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We occasionally issue financial instruments in which a derivative instrument is "embedded." Upon issuing the financial instrument, we
assesses whether the economic characteristics of the embedded derivative are clearly and closely related to the economic characteristics of the remaining component of the financial instrument
(i.e., the host contract) and whether a separate, non-embedded instrument with the same terms as the embedded instrument would meet the definition of a
derivative instrument as defined in ASC 815 Derivatives and Hedging. When it is determined that (1) the embedded derivative possesses economic
characteristics that are not clearly and closely related to the economic characteristics of the host contract and (2) a separate, stand-alone instrument with the same terms would qualify as a
derivative instrument, the embedded derivative is separated from the host contract and carried at fair value with changes in fair value recorded in current period earnings.
On September 4, 2013, we issued, at par value, convertible promissory notes with an aggregate principal amount of approximately
$4.3 million. The notes were due March 31, 2014, upon written notice from holders of a majority of the then-outstanding aggregate principal amount, and accrued interest at an annual rate
of 8%. We determined that the debt contained certain features requiring evaluation for separate accounting from the fixed interest rate host instrument including (i) holder's optional
conversion upon maturity; (ii) mandatory conversion upon a reverse acquisition; (iii) automatic conversion upon a qualified financing; (iv) holder's optional conversion upon a
non-qualified financing; (v) issuer's optional redemption; (vi) redemption upon a change in control; (vii) put upon a breach; and (viii) a put upon an event of default. In
certain cases these features require us to either convert the notes or accelerate their repayment at a significant premium to the principal and accrued interest then outstanding.
embedded features requiring separate accounting were combined and valued upon issuance using a single income valuation approach. As of September 4, 2013 and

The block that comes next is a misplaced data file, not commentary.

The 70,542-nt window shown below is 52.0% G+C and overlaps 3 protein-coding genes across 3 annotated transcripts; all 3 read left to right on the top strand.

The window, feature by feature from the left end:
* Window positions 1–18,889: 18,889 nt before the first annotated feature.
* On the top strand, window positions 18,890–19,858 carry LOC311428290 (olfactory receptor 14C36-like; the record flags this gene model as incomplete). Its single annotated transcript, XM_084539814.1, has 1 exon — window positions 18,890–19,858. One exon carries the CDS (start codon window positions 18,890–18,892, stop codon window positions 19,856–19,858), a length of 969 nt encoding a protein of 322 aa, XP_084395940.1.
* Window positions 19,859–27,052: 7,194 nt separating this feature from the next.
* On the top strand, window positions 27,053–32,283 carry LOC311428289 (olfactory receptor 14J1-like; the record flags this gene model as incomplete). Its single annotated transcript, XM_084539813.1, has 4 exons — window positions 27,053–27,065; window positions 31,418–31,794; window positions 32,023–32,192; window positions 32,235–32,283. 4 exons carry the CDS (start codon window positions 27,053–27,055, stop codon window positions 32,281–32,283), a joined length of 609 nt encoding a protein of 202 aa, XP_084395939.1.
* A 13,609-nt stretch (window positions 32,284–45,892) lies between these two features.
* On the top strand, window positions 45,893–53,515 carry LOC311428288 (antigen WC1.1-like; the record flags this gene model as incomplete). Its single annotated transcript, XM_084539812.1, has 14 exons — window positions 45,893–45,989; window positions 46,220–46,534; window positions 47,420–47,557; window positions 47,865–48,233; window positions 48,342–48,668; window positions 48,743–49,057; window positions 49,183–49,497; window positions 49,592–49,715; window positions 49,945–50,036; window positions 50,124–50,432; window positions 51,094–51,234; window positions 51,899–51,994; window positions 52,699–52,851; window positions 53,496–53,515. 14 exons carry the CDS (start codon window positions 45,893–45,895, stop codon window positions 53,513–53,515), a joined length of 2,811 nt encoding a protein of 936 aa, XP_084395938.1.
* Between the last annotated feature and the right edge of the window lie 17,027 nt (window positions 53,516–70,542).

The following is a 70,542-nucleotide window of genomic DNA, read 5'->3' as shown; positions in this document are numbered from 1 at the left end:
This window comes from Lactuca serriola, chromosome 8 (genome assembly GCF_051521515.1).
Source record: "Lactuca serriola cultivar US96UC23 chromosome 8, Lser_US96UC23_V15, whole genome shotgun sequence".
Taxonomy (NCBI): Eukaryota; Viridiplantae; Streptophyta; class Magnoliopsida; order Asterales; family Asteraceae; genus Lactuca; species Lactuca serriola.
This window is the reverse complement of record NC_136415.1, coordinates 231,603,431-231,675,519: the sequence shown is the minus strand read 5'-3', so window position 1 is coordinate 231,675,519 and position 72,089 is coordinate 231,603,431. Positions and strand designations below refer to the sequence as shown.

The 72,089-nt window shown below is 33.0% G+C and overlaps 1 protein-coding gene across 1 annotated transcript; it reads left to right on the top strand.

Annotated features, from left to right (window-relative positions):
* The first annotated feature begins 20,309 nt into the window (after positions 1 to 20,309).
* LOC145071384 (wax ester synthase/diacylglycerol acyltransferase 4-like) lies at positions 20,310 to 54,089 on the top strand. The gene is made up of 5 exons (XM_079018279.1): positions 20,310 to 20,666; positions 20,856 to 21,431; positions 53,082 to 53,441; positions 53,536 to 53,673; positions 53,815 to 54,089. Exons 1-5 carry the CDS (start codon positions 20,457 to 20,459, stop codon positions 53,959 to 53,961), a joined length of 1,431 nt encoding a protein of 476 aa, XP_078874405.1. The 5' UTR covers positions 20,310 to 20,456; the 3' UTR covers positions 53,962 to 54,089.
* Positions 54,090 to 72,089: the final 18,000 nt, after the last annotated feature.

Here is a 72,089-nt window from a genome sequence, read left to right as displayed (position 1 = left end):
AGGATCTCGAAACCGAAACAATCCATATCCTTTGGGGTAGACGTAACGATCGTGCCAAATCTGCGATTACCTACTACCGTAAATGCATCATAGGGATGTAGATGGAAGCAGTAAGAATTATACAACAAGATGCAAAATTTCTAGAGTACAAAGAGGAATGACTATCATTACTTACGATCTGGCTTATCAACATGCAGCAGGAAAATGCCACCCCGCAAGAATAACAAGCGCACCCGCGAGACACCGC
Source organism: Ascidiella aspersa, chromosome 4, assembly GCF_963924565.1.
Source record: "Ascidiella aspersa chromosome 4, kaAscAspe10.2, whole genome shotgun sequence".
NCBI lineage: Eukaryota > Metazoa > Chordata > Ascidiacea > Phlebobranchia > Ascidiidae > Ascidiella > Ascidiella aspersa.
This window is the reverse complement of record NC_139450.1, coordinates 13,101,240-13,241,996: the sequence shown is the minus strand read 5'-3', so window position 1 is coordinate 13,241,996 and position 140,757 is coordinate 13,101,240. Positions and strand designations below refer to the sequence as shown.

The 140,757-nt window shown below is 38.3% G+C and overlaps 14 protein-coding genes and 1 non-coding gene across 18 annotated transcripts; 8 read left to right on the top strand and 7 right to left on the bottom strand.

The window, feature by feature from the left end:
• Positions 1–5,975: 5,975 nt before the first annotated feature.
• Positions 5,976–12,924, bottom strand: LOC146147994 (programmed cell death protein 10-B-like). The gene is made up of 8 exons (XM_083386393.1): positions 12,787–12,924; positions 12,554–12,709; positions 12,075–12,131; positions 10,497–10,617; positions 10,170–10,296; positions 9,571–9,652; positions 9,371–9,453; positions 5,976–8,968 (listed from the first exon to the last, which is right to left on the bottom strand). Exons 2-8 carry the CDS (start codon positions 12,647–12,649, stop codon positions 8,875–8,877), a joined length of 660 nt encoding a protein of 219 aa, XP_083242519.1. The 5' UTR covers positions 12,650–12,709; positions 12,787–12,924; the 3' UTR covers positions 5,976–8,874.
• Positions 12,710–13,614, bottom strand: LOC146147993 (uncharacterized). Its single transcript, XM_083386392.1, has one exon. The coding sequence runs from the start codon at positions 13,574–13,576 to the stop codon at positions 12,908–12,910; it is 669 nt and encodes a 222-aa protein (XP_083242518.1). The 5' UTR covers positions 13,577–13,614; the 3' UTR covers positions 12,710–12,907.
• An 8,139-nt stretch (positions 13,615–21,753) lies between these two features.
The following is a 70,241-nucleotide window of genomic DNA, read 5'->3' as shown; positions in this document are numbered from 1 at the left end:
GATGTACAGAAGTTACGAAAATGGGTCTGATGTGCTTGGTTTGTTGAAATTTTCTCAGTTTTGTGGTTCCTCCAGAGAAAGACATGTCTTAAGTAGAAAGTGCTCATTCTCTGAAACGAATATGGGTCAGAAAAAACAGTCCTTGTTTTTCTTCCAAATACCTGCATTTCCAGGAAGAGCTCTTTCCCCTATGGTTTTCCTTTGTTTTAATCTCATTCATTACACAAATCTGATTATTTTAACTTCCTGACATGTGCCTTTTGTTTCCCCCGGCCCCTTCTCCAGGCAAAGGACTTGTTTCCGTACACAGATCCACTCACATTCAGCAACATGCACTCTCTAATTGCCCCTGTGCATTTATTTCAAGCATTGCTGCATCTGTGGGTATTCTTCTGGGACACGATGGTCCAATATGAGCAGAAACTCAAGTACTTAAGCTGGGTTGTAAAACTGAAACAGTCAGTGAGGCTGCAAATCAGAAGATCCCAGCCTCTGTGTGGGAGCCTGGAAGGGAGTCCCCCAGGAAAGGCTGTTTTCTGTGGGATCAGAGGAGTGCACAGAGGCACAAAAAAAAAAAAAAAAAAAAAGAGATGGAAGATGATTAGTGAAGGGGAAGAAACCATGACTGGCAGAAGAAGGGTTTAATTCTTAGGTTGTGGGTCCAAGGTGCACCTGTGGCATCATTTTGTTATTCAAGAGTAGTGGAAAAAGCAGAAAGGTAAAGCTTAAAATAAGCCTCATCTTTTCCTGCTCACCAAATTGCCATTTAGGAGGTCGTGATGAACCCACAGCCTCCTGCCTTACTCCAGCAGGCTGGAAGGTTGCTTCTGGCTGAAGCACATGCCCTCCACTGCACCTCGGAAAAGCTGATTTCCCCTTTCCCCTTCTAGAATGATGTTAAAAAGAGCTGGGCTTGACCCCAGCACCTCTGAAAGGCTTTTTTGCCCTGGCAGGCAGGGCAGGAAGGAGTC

December 31, 2013, we ascribed a probability to the automatic conversion upon a qualified financing of 85% and 100%, respectively. As of September 4, 2013 and December 31, 2013,
we ascribed a probability to the redemption feature upon a change in control of 15% and 0%, respectively. From December 31, 2013 to the conversion of the convertible notes into Series D
convertible preferred stock on May 13, 2014, as described below, the estimates of these probabilities did not change. For all other features included in the combined embedded derivative, we
estimated a 0% probability of occurrence at all times.
recorded approximately $1.4 million as the fair value of the combined embedded derivative liability on September 4, 2013, with a corresponding amount recorded as debt
discount. The debt discount has been amortized to interest expense over the life of the notes using the effective interest method. As of December 31, 2013 and June 30, 2014, the fair
value of the combined embedded derivative liability was $1.4 million and $0, respectively. Changes in the estimated fair value of the embedded features were recorded in earnings in the period
in which they occurred.
connection with the issuance of our Series D convertible preferred stock on May 13, 2014, the notes in the aggregate amount of approximately $4.6 million in
principal plus accrued interest were converted into 10,344,201 shares of Series D convertible preferred stock. As the debt discount had been fully amortized prior to conversion, there was no
gain or loss recognized upon conversion of the notes.
From our inception in June 2001, until December 31, 2005, we applied the guidance in Accounting Principles Bulletin, or
APB 25. Under APB 25, there is no stock-based compensation expense recognized for awards granted with an exercise price equal to the fair value of the underlying stock on the date of